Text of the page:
Skip to main content
Go to homepage

Print Page

Communication and Your 2- to 3-Year-Old

Communicating with our kids is one of the most pleasurable and rewarding parts of parenting. Children learn by taking in information through daily interactions with us and the world around them.

How Toddlers Communicate

Between the ages of 2 and 3, toddlers have a huge jump in language skills:

  • At age 2, most kids say at least 2 words together. By 30 months, they are saying 50 words or more and are understood about half of the time. They are using words like “I,” “me,” or “we.” By 30 months, most kids can follow 2-step instructions, like "Pick up the ball and bring it to Daddy."
  • By age 3, a toddler's vocabulary usually is more than 200 words. Kids can string together 2- or 3-word sentences. They can talk with you in a conversation that has at least 2 back-and-forth exchanges. Other people can understand your toddler most of the time.

What Should I Do?

The more interactive conversation and play kids are involved in, the more they learn. Reading books, singing, playing word games, and simply talking to toddlers builds their vocabulary and teaches listening skills. Here are a few suggestions to help encourage your child's communication skills:

  • Talk to your toddler about what they did during the day or plan to do tomorrow: "I think it's going to rain this afternoon. What shall we do?" Or discuss the day's events at bedtime.
  • Play make-believe games.
  • Read favorite books together and ask questions, like “What is this?” or “What is the bear doing?” Encourage your child to join in with words or let your child "read" to you.

When Should I Call the Doctor?

By 3 years old, most toddlers:

  • say at least 50 words (by 30 months)
  • name things in a book when you point and ask (by 30 months)
  • say what action is happening in a picture, like running
  • ask who, what, where, or why questions
  • say their first name when asked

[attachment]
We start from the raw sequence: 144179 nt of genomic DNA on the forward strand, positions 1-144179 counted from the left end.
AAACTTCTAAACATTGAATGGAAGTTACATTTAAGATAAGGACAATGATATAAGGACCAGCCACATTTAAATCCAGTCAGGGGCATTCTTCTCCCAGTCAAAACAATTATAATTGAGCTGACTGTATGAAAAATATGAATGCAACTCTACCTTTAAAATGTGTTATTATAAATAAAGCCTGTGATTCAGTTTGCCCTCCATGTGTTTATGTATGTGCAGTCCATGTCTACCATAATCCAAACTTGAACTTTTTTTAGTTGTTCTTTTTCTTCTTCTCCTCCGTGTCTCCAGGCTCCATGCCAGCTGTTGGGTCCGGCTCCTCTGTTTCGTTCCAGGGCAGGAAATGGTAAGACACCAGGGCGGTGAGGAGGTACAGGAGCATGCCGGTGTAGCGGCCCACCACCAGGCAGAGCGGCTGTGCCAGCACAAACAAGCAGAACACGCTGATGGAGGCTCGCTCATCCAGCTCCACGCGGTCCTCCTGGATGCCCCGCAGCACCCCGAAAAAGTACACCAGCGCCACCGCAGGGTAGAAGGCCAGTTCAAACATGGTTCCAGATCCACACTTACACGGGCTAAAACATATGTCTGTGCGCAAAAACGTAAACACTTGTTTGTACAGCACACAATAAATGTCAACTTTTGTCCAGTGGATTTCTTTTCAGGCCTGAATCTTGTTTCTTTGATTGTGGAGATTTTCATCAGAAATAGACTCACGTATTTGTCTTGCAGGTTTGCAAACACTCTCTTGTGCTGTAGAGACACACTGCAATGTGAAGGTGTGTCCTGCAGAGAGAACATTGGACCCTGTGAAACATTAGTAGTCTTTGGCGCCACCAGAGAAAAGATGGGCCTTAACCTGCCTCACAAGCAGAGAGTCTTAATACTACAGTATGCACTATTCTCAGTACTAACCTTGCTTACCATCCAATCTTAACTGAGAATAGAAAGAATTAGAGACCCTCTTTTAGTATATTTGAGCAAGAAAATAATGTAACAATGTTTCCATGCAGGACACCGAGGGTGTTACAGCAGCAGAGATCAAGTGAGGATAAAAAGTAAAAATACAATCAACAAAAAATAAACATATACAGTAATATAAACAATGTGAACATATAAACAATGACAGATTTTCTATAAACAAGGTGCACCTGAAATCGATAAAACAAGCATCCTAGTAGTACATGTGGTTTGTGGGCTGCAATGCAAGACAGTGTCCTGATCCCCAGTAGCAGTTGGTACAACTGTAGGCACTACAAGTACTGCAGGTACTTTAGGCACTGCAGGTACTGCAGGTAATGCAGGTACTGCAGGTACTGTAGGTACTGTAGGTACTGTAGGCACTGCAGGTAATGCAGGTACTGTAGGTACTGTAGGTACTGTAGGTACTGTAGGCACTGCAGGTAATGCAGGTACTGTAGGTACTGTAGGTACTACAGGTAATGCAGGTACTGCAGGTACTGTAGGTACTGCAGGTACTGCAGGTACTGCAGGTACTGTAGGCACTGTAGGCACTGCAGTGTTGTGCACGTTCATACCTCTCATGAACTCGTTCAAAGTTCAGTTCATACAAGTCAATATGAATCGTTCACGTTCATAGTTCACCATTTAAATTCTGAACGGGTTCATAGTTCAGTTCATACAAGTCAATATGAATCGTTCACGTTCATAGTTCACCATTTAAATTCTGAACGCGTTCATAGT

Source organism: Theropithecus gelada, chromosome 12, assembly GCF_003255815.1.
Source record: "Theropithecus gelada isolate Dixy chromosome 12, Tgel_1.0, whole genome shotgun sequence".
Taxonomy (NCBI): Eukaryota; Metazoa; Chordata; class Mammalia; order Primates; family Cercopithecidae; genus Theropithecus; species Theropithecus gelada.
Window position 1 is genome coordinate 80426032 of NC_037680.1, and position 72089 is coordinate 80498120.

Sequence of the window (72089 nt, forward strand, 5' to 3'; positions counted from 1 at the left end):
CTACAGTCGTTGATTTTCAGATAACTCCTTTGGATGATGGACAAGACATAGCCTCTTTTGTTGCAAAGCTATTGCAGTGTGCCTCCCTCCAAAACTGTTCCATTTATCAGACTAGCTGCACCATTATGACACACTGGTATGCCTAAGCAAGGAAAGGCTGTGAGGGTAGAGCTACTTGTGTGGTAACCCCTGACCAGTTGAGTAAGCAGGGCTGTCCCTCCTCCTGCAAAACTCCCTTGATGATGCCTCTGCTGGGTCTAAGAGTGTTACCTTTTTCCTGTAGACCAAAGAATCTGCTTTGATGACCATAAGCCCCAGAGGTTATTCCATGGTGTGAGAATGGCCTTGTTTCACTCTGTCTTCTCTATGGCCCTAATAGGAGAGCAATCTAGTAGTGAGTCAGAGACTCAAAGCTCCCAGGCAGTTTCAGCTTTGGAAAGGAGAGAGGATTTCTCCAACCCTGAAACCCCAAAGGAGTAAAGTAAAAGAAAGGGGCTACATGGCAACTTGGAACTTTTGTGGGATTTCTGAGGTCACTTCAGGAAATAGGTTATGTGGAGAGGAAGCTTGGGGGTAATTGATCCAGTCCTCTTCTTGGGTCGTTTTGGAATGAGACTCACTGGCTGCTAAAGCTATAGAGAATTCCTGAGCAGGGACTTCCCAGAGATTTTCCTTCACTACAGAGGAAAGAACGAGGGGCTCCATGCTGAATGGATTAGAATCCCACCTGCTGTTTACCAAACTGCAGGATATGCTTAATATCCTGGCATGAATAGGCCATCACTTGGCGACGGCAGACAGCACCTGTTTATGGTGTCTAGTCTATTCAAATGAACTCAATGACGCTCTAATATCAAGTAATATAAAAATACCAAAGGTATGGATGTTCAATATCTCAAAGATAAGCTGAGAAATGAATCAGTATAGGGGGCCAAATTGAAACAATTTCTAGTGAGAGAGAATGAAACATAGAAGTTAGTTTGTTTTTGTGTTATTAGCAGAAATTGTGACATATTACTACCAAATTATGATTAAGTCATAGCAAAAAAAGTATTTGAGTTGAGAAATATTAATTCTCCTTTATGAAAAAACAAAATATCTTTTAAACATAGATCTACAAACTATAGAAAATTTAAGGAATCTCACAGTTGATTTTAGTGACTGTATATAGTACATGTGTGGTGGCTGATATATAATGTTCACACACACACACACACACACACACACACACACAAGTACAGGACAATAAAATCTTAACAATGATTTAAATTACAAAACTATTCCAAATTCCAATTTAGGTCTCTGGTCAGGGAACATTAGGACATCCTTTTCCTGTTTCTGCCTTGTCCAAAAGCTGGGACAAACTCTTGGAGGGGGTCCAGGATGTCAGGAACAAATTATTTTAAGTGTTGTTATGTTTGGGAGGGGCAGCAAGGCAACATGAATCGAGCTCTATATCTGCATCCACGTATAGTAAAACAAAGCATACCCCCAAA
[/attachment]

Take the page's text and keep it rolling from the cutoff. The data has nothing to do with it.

• are understood by others most of the time

Talk to your doctor if you are concerned about your toddler's language development or speech clarity, or if you think your child has trouble hearing.

Reviewed by: Mary L. Gavin, MD
Date Reviewed: 17-05-2022

Lea este articulo en Español

What next?

Summit Mall Play Area
Answer Key:
Click to expand
There are 10 nurses in the picture.

And we have many more pediatric primary care providers in Northeast Ohio. You can meet some of them here.
Summit Mall Play Area
Answer Key:
Click to expand
The five differences are:
– Phone color
– Coat pocket
– Stethoscope earpiece color
– Stethoscope bell dot
– Clipboard paper color

Need help finding a doctor, choosing a location or getting a general question about Akron Children's answered? Call us or fill out the form and we'll help in any way we can.
Summit Mall Play Area
Answer Key:
Click to expand
The two matching doctors are 9 and 14.

With virtual visits, you can see our pediatric experts from the comfort of home or wherever you are.
Summit Mall Play Area
Answer Key:
Click to expand
The correct path:
The Correct Path
We offer many ways to get pediatric care all over Northeast Ohio. Use this page to find the right kind of care and the most convenient location for you.